using bash to extract certain columns from a CSV

So here’s a handy dataset:

It contains a registry of medical providers (clinics, physicians, etc) and their National Provider ID called an NPI.  Really useful if you need to search for that information or if you need to add it to your datasets, for example, if you have the NPI but you don’t have the first name or last name, or vice versa.

Here’s the problem.  This freaking dataset is HUGE!  The CSV file that I need to match against my tables had over 100 columns, with something like 4 million rows.  That is 400,000,000 cells.  My ‘puter coughed and sputtered.  Here comes bash to save the day.

Check out this post a stackoverflow.

User702403 had a question, but for me, the question was the answer.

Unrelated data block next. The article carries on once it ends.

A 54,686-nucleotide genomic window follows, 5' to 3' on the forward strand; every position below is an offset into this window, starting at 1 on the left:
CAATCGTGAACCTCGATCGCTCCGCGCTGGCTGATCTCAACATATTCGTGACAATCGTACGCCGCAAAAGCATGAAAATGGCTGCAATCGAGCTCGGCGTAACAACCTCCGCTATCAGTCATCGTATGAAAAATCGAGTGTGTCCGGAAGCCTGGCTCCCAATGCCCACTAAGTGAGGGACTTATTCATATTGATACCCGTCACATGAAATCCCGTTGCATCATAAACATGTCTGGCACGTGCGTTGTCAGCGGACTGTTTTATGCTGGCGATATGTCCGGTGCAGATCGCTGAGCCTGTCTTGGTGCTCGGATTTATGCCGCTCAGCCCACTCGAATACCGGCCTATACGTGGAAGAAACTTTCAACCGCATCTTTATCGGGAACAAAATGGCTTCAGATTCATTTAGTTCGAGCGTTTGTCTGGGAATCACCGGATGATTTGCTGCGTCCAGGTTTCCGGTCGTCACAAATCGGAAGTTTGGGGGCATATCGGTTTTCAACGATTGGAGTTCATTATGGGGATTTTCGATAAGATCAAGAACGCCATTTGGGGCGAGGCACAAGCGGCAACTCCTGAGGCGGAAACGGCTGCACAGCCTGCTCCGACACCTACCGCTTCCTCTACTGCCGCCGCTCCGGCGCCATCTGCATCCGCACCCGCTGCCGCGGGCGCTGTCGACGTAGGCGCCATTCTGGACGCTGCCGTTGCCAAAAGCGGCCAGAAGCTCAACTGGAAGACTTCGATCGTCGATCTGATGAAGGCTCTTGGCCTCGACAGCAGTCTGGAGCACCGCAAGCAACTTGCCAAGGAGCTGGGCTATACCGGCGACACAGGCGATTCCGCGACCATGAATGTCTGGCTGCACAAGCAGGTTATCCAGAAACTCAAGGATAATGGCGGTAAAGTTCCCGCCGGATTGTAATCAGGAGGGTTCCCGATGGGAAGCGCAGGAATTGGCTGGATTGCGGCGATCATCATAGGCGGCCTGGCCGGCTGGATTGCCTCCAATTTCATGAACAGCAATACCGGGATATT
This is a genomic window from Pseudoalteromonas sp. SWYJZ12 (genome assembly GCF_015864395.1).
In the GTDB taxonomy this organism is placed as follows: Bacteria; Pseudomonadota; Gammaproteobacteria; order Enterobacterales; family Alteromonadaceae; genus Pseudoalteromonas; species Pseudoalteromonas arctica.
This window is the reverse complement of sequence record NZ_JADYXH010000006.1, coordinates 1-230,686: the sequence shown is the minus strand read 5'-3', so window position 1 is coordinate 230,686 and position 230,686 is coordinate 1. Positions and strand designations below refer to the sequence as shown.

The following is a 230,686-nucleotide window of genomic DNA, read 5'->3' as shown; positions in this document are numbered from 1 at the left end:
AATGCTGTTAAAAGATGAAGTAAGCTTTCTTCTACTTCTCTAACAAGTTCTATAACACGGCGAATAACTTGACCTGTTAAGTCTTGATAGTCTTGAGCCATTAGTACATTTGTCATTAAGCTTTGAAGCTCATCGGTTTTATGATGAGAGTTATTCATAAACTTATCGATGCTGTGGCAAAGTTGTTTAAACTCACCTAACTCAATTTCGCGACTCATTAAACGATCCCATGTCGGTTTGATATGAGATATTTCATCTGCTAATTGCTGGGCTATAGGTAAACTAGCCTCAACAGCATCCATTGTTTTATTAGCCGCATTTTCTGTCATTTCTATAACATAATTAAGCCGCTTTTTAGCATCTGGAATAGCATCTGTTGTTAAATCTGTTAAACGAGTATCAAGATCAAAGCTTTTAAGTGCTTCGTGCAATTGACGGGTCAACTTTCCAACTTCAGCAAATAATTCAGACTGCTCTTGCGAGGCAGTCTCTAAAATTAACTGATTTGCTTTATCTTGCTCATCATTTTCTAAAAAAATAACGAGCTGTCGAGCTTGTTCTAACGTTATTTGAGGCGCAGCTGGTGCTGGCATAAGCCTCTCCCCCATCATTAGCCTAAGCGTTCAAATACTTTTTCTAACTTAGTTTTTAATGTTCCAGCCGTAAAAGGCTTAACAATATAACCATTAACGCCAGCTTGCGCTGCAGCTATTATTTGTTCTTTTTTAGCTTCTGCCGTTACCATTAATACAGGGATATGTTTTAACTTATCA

awk -F "," '{print $1 "," $2}' infile.csv > outfile.csv

To a bash noobie such as myself, this is gold. And it just about says it all. $1 will be the first column. $2 will be the next. Use for example awk -F "," '{print $1 "," $6 "," $7}' infile.csv > outfile.csv if you want print the first, 6th, and 7th columns. Fortunately, all of my needed columns were in the front but if you need to extract the 3006th column and you didn’t know which one it was, you could copy the first row into a spreadsheet and then pivot.